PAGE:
5. I've been working for at least half year in raw OpenGL by making calls to OpenGL32.DLL in windows System32 library. The problem is: I know there are different GPU drivers. Ones support some version of OpenGL, another ones superior versions and I know all support 1.x version...   The problem is: what versions do Windows use in OpenGL32.DLL I have noticed there are a lot of versions from this library. When I used Windows 7 versions was 5 or 6, now in Windows 10 version is 10.0.   Are there some changes in OpenGL32.DLL versions? Since I program raw code scratch from library calls, can I use later versions (2.0 or 3.x) from this DLL? I mean, how do I know which are the functions OpenGL32.DLL has on each version? Do Windows 10 OpenGL32.DLL version 10.0.1 has OpenGL3 or 4 functions?   What are the disadvantages of using the OS core opengl library? Why is it not recommended to use OpenGL 1.x? Do GPU companies will stop using it? What will happen to applications maden by calling OpenGL32.DLL?   I understand very good how OpenGL works but not how drivers and extensions work. (I have always used the standard 1.1, not extensions)   I tried searching information about different OpenGL32.DLL versions but all seem to point to old 2.0 which has very old documentation about it's bytecode functions. They're the basic ones from gl.h but... Where is the rest of the new versions code? Are there other OpenGL DLL's to use in extensions? For example, GLU32.dll is another one which offer quadrics and some complex 3D shapes but it also come natively in Windows System32 libraries. Are there other DLL's to enable Opengl 2.x and above use? I readsomething about GLEW. Do GLEW has a GLEW32.DLL file which comes native in Windows? Do this allows me to use different OpenGL versions? Do I have to install more stuff to enable it? That's what I think is annoying from OpenGL. I don't want my app users to install extra stuff, everything should be already managed by the OS, as OpenGL1.1 does in OpenGL32.DLL on Windows. For example, DirectX natively comes in Windows with different versions (9, 10, 11) so I can directly program to it, but in OpenGL I still can't understand how to use different versions, and it's kind of annoying :c   I'd like to make raw calls to OpenGL but, where or how do I use new OpenGL 2.x, 3.x or 4.x functions?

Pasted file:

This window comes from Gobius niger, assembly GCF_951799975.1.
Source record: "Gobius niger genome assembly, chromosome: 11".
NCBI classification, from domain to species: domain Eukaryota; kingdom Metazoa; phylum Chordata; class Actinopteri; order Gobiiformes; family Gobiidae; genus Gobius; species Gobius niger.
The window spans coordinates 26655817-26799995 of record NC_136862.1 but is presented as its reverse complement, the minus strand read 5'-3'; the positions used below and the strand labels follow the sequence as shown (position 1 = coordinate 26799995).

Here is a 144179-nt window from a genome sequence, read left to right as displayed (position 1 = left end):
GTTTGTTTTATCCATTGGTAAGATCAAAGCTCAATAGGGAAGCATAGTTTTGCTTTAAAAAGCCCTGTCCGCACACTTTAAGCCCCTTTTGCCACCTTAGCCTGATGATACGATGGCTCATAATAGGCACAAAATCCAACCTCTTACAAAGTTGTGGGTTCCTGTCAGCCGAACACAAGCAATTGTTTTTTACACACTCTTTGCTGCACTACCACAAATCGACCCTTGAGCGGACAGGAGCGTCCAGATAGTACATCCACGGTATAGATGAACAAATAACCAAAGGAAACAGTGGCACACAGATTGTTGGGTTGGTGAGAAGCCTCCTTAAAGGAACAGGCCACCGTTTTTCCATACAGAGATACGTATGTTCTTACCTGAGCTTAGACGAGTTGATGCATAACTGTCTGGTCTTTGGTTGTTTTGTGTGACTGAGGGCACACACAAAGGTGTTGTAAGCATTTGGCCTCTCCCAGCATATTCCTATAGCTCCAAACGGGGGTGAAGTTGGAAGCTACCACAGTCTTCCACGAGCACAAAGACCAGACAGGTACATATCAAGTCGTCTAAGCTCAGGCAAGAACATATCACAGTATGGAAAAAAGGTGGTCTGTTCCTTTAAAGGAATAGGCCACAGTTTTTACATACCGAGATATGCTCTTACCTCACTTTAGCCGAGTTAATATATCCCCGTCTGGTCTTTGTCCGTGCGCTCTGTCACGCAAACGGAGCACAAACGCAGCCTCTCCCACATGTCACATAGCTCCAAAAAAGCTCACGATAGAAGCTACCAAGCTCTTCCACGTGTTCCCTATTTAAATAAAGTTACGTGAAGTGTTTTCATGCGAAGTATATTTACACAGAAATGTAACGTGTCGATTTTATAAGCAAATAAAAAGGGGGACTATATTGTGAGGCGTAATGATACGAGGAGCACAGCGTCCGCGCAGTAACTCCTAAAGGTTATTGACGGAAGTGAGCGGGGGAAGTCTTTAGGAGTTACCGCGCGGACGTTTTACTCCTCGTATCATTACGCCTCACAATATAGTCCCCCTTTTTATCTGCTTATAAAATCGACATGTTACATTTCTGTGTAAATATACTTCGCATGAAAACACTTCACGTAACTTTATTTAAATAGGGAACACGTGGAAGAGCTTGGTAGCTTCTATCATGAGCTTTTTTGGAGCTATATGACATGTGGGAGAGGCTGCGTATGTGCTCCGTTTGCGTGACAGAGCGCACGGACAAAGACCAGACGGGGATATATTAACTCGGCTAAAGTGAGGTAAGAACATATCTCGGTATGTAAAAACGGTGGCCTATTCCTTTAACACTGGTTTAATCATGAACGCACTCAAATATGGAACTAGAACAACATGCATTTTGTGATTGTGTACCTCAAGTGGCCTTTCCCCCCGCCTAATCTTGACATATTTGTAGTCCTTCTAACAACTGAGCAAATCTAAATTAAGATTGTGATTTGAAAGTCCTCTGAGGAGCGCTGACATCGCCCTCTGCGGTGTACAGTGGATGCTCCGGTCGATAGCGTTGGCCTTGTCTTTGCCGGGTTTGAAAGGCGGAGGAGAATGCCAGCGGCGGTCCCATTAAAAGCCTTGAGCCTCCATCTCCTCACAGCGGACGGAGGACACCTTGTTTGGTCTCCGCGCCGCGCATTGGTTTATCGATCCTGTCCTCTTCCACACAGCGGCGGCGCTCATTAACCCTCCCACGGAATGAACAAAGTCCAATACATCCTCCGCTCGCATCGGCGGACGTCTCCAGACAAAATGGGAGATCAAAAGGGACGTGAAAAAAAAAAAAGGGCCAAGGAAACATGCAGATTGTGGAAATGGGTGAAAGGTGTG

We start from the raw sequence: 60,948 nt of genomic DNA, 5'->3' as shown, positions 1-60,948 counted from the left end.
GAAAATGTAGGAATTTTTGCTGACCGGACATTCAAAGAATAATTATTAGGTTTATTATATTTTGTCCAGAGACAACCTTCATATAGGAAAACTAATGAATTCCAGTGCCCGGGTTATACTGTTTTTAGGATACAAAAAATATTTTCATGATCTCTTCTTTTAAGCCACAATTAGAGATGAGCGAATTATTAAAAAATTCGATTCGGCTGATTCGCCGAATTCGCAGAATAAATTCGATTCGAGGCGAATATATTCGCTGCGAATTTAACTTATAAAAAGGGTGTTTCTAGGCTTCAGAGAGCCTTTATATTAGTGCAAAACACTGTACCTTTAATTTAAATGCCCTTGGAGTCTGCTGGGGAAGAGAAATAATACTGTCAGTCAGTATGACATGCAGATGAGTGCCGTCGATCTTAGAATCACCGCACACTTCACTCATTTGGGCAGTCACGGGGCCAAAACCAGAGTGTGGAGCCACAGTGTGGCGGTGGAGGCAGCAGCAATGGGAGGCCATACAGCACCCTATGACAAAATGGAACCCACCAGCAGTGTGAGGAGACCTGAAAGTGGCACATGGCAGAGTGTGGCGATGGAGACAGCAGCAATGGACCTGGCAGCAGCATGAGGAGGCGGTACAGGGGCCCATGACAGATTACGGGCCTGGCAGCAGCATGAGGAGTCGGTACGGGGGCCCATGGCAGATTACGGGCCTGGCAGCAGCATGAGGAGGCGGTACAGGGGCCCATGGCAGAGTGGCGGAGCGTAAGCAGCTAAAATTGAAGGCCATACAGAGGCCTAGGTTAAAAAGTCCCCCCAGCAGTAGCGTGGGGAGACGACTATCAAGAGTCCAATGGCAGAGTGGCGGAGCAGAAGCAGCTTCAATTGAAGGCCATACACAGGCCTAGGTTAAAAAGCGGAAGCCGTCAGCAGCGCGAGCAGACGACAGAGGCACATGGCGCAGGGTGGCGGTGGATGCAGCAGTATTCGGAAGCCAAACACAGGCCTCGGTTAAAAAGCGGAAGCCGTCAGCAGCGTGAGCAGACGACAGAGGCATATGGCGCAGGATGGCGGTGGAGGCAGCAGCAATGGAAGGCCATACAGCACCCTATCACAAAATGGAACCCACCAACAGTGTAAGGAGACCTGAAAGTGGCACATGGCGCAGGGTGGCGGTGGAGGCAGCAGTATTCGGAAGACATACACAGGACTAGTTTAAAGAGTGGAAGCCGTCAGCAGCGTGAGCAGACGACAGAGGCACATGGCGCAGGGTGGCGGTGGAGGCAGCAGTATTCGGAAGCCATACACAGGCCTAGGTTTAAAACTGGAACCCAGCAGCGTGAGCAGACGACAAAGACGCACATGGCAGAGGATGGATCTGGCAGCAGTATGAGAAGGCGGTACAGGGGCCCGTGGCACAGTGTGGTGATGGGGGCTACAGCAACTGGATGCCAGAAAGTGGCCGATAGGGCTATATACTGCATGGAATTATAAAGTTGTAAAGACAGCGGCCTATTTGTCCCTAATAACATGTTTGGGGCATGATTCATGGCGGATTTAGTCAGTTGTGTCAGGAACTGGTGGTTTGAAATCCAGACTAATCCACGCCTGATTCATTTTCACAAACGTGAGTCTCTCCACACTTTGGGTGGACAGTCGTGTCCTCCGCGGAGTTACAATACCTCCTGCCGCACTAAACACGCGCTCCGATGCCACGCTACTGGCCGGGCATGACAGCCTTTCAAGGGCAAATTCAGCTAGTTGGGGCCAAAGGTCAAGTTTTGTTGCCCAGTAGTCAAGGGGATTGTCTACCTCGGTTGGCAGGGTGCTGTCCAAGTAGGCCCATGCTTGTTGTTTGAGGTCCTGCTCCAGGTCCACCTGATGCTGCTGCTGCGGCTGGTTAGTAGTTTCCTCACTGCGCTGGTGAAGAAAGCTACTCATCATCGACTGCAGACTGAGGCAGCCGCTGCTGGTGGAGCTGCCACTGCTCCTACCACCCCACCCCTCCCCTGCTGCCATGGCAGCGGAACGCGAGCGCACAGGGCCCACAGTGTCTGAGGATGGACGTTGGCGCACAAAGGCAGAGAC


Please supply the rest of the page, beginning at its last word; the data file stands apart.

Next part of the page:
6. Foxito Foxeh